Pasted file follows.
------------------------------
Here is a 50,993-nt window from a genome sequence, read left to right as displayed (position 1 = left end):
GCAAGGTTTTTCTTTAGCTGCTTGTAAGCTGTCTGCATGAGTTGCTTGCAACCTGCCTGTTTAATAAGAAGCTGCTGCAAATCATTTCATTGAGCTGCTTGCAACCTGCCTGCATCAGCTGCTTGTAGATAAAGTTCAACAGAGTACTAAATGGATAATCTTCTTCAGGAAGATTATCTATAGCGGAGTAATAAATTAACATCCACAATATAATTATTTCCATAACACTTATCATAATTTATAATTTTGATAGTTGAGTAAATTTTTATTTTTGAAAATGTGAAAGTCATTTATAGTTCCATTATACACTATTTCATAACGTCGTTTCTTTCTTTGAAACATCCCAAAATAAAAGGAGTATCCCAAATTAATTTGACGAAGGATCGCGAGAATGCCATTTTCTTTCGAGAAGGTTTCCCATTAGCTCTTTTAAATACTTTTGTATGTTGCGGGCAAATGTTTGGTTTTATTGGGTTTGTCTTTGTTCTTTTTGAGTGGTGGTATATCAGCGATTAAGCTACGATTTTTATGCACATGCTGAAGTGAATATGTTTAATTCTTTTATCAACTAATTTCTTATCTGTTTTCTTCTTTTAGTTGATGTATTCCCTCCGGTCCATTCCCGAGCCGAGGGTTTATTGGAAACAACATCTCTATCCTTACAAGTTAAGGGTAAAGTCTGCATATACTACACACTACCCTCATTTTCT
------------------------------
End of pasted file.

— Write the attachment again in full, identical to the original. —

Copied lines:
Here is a 50,993-nt window from a genome sequence, read left to right as displayed (position 1 = left end):
GCAAGGTTTTTCTTTAGCTGCTTGTAAGCTGTCTGCATGAGTTGCTTGCAACCTGCCTGTTTAATAAGAAGCTGCTGCAAATCATTTCATTGAGCTGCTTGCAACCTGCCTGCATCAGCTGCTTGTAGATAAAGTTCAACAGAGTACTAAATGGATAATCTTCTTCAGGAAGATTATCTATAGCGGAGTAATAAATTAACATCCACAATATAATTATTTCCATAACACTTATCATAATTTATAATTTTGATAGTTGAGTAAATTTTTATTTTTGAAAATGTGAAAGTCATTTATAGTTCCATTATACACTATTTCATAACGTCGTTTCTTTCTTTGAAACATCCCAAAATAAAAGGAGTATCCCAAATTAATTTGACGAAGGATCGCGAGAATGCCATTTTCTTTCGAGAAGGTTTCCCATTAGCTCTTTTAAATACTTTTGTATGTTGCGGGCAAATGTTTGGTTTTATTGGGTTTGTCTTTGTTCTTTTTGAGTGGTGGTATATCAGCGATTAAGCTACGATTTTTATGCACATGCTGAAGTGAATATGTTTAATTCTTTTATCAACTAATTTCTTATCTGTTTTCTTCTTTTAGTTGATGTATTCCCTCCGGTCCATTCCCGAGCCGAGGGTTTATTGGAAACAACATCTCTATCCTTACAAGTTAAGGGTAAAGTCTGCATATACTACACACTACCCTCATTTTCT